In my view we have, therefore, a false dichotomy. Comparing The Market with The State is worse than comparing apples and oranges. It is in fact like comparing the right hand with the left. You may be right handed, but that doesn’t mean you’d be more efficient, or benefit, if you chopped your left arm off! The entire debate around this false dichotomy is a manifestation of a power struggle to control money, because money is the best tool humans have for controlling and shaping society. People in positions of power are there because they like it. Control is what they enjoy. The Market/State battle is in some ways a smokescreen, a pantomime in which the actors and actresses are sincerely convinced the right wing/left wing battle lines are helpful and genuine. Ideology rules the roost.

But there are systemic reasons why it must stay this way (for a while yet). Experimenting with entire societies is not easy, so what is done, what is determined to be the ‘best’ way, is the result of battle, propaganda, consensus, and contrived argumentation, not by scientific methods. This means that arguments such as those laid out here are almost bread and circuses for the masses. I can make any claim I want, show any assumption I find to be false, show the entire socioeconomic apparatus to be flawed and doomed, and it makes no difference whatsoever. The show must go on.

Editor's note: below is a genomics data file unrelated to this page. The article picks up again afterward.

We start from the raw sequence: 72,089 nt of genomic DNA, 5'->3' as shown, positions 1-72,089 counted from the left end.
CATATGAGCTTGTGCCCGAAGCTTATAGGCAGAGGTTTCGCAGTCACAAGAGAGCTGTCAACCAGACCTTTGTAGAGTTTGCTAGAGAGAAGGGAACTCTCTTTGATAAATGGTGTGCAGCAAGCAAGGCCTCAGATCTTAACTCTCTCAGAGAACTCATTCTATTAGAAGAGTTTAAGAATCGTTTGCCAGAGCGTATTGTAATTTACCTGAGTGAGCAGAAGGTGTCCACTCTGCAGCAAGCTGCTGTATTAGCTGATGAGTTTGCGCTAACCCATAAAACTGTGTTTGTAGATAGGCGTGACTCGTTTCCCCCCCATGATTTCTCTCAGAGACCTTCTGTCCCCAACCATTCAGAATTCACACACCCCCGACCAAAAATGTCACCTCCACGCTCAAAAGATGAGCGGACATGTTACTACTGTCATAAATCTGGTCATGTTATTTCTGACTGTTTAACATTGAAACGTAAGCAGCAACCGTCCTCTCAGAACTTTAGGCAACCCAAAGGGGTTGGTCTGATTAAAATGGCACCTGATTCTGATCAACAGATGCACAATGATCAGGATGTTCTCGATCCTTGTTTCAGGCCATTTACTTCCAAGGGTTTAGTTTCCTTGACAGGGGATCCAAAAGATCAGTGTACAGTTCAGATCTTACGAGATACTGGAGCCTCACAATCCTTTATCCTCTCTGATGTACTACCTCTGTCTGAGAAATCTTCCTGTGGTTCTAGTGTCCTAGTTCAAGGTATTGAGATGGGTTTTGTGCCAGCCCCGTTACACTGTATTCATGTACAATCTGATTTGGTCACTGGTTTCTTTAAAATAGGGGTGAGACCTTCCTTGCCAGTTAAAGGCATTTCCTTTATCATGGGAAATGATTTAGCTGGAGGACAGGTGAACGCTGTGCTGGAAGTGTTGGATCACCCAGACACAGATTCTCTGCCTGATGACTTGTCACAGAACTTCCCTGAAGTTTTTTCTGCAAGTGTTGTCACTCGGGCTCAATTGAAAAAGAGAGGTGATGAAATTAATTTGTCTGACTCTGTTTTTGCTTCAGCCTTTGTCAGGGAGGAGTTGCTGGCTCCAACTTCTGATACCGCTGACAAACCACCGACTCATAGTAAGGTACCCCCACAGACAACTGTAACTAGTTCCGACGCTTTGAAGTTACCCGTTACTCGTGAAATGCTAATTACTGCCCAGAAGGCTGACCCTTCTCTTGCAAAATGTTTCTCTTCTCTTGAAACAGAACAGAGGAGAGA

Except, except, except... I am part of the process of understanding ‘Life, the Universe and everything’, just as everyone else is. As our understanding changes, so, in time, will our societies also change. Change is the only constant. Sadly, Great Big Global Change is likely to be very bumpy indeed.

More on this in due course.


Debra said...

Over there in the "jungle" of Sudden Debt somebody stuck down a comment about anarcho capitalism...
A while ago I realized that the logical concluding point of the neoliberal economic dogma was to turn us into a motley collection of ungovernable "individuals", each looking to make a buck any way possible.
When you talk about the "free market" system, Toby, you are talking about the circulation of PRIVATE wealth.
Nothing PUBLIC about the market.
Nothing... COLLECTIVE about it either.
So... WHY are we so busy bottoming out the LEGITIMACY of the State at this time ?
Why does the State have to turn a profit ?
Why does the State have to balance its budget JUST LIKE AN INDIVIDUAL ?
Because in our own minds there is.. NO DIFFERENCE between private and public, maybe ?
No difference between the way that the State should be seen and the way private enterprise should be seen ?